Throughout the 19th century, a number of changes came to Tilehurst. A national school was founded in 1819 to provide education to children not in private schooling.Theale became a separate ecclesiastical parish in 1832, and a separate civil parish in 1894. The Great Western Main Line was built through Berkshire in 1841; Tilehurst railway station opened in 1882. By 1887, the boundaries of Reading included parts of Tilehurst. In 1889 a large part of the parish was transferred to Reading, and further areas were transferred to the borough of Reading in 1911. In the 1920s and 30s, many new houses were built in Tilehurst, particularly semi-detached residences.
This gave the need for improved utilities; electricity arrived in the 1920s (replacing the gas that fuelled the area from 1906) and Tilehurst Water Tower was built in 1932.After World War II, Tilehurst—like many other settlements—was in need of new housing; from 1950, many houses and estates were built in the area. In the mid-1960s, a prominent Victorian character property, Westwood House with some five acres of open grounds was demolished as part of the ever pressing need for new housing. This site was positioned between Westwood Road and Pierce's Hill and had served well as a venue for occasional local social events.
The name Tilehurst comes from the Old English "tigel" meaning "tile" and "hurst" meaning "wooded hill".Alternative spellings have included Tygelhurst (13th century), Tyghelhurst (14th century), and Tylehurst (16th century). The present spelling became commonplace in the 18th century.
Tilehurst is divided between the civil parish of Tilehurst in the district of West Berkshireand the electoral wards of Tilehurst and Kentwood (where Tilehurst railway station is located) in the unitary authority of Reading. Education governance in Tilehurst is split between West Berkshire Council and Reading Borough Council as their boundaries run through the suburb. The parish is split between four churches—those of St Catherine, St George, St Mary Magdalen and St Michael.
Tilehurst is situated on a hill (approximately 100 metres (330 ft) AMSL), 3 miles (4.8 km) to the west of Reading. The land is steep to the west and south of the village; the gradient is smoother north (towards the River Thames) and east (descending towards Reading).
Much of Tilehurst was enclosed common land during the 18th and 19th centuries; as this land was developed with housing the commons were lost. Arthur Newbery Park is a surviving area of commonland. Similarly, Prospect Park was enclosed and established before major development of the area was undertaken. Tilehurst is bordered to the west by wood and farmland, to the north by other settlements (such as Purley on Thames and the river itself), to the east by Reading and to the south by the Reading to Taunton line, the M4 motorway and the River Kennet.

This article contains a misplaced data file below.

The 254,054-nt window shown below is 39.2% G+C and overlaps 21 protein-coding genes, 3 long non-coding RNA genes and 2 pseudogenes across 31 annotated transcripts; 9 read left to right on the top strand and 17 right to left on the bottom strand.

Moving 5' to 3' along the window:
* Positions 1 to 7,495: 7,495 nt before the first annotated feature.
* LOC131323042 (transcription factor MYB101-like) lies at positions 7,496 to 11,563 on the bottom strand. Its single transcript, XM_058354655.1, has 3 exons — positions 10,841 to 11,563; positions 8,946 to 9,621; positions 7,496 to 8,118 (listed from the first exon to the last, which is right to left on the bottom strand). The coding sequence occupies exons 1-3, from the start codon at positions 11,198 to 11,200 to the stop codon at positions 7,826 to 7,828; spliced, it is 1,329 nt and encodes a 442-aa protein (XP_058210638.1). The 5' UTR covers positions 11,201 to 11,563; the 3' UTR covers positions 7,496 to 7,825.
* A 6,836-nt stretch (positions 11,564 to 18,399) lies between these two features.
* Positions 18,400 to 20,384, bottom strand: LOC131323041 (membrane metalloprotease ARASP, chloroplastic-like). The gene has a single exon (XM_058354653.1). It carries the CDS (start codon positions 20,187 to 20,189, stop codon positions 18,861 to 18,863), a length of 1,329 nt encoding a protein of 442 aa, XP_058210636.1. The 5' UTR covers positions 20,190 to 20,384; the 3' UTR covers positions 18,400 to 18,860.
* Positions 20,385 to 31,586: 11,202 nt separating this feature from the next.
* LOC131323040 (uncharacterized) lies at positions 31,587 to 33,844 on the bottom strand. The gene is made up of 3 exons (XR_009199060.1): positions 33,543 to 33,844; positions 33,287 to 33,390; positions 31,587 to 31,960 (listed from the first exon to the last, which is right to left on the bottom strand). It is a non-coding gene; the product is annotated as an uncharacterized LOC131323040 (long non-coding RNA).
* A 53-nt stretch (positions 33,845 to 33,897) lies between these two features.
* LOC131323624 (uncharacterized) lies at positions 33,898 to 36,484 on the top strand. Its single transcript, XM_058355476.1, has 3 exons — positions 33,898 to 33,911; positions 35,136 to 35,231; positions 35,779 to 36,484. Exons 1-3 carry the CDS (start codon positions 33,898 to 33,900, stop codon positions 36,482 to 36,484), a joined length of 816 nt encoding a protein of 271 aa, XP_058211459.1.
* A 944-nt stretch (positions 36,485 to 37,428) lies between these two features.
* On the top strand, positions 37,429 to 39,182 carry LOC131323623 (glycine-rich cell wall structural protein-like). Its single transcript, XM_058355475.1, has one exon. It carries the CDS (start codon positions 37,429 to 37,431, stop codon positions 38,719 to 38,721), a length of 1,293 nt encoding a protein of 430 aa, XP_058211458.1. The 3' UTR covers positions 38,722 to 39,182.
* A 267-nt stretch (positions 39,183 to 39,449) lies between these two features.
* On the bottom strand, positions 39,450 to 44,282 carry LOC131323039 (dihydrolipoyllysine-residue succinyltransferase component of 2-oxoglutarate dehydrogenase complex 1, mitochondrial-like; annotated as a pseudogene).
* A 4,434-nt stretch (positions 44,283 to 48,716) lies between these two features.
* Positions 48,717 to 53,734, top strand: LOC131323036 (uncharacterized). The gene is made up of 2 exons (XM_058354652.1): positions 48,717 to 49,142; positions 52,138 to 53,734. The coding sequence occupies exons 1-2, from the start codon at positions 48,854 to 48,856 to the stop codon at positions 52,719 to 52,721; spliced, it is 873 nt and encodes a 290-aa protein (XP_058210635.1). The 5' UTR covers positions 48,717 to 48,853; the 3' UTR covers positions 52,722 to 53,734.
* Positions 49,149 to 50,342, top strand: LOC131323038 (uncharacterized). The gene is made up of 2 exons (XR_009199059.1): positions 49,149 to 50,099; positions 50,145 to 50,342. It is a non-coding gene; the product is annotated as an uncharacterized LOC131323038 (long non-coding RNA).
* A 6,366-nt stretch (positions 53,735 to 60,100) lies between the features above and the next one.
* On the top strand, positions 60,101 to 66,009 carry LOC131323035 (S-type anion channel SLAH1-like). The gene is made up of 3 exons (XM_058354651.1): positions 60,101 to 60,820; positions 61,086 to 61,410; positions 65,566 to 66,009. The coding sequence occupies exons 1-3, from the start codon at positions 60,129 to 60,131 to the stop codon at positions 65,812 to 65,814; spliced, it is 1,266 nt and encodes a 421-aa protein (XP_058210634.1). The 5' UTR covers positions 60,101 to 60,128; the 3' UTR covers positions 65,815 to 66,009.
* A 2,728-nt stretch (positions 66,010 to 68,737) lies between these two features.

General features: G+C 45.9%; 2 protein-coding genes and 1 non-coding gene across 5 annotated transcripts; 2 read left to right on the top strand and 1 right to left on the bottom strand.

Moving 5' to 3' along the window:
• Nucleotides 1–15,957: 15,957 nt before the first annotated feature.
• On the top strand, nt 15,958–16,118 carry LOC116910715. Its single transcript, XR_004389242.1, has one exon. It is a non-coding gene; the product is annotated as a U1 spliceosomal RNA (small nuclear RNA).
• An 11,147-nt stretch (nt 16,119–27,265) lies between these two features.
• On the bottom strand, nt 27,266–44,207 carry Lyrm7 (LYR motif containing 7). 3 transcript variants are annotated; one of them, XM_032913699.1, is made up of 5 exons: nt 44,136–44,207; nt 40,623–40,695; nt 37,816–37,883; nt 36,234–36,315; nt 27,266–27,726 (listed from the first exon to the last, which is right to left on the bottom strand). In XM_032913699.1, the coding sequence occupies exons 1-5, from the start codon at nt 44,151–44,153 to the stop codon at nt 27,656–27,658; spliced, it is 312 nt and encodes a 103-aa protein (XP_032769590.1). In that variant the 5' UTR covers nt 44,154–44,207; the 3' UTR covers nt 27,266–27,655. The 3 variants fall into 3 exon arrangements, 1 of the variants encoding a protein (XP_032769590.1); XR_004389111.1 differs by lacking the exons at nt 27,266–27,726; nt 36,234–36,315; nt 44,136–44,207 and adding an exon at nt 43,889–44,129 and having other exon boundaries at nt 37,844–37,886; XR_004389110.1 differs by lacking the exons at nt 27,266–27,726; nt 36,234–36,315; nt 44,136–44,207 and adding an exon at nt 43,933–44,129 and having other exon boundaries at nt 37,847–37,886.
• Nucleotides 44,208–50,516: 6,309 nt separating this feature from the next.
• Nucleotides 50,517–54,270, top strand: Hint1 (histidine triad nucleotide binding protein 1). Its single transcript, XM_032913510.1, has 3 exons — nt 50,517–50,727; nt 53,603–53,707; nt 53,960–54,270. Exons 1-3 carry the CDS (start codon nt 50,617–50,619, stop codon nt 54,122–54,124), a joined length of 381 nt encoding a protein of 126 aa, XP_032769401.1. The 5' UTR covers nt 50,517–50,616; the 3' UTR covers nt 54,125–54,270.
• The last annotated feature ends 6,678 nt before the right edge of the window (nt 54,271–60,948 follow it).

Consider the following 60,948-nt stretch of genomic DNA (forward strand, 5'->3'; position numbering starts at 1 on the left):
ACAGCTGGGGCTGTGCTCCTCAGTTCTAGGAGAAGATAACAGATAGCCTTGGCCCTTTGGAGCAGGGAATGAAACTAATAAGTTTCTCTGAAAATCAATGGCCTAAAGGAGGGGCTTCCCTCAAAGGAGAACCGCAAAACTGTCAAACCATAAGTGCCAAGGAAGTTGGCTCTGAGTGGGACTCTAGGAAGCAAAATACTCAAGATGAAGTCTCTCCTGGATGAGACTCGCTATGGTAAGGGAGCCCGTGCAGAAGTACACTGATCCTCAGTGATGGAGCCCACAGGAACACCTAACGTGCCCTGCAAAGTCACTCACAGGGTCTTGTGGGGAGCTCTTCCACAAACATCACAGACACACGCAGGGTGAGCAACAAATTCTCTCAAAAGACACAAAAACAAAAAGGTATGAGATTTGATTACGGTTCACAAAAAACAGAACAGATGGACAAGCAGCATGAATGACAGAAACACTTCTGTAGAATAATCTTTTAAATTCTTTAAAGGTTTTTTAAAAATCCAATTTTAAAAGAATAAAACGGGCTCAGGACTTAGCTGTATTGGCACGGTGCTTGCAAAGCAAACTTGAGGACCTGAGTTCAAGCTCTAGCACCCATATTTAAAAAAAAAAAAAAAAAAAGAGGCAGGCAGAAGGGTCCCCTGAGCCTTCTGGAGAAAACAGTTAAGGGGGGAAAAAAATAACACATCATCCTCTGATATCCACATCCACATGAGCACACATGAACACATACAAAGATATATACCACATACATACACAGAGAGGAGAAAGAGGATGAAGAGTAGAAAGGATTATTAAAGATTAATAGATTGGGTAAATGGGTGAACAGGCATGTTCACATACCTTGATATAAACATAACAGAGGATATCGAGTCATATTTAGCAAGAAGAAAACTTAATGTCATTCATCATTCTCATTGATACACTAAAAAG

Tilehurst is centred around Tilehurst Triangle (known locally as "the village"), a pedestrianised area providing shopping, leisure and educational facilities.Other areas of Tilehurst include Kentwood near the railway station in the north, Norcot in the east, Churchend around St Michael's parish church in the south, and Little Heath in the west. Tilehurst has a Site of Special Scientific Interest just to the west of the village, called Sulham and Tidmarsh Woods and Meadows. Tilehurst has four local nature reserves called Blundells Copse, Lousehill Copse, McIlroy Park & Round Copse.
For Tilehurst Ward in Reading, the 2011 census recorded 9,185 residents in the ward and an area of 2.10 square kilometres (0.81 sq mi). In the 2001 census there were 14,683 residents in the parish of Tilehurst Without.
Until the late 19th century, the majority of working men in Tilehurst were employed in farming or similar agricultural work.The main industry associated with Tilehurst, however, was the manufacture of tiles. This industry was present in the district until recent times. The 1881 UK census listed a number of men as being employed as brickmen in kilns in the area. Written evidence of brickwork can be traced to the 1600s, but with the peak of production at around 1885. Kilns were established at Grovelands and Kentwood—both to the east of the settlement—with clay pits being dug on Norcot Hill in an area now known as The Potteries.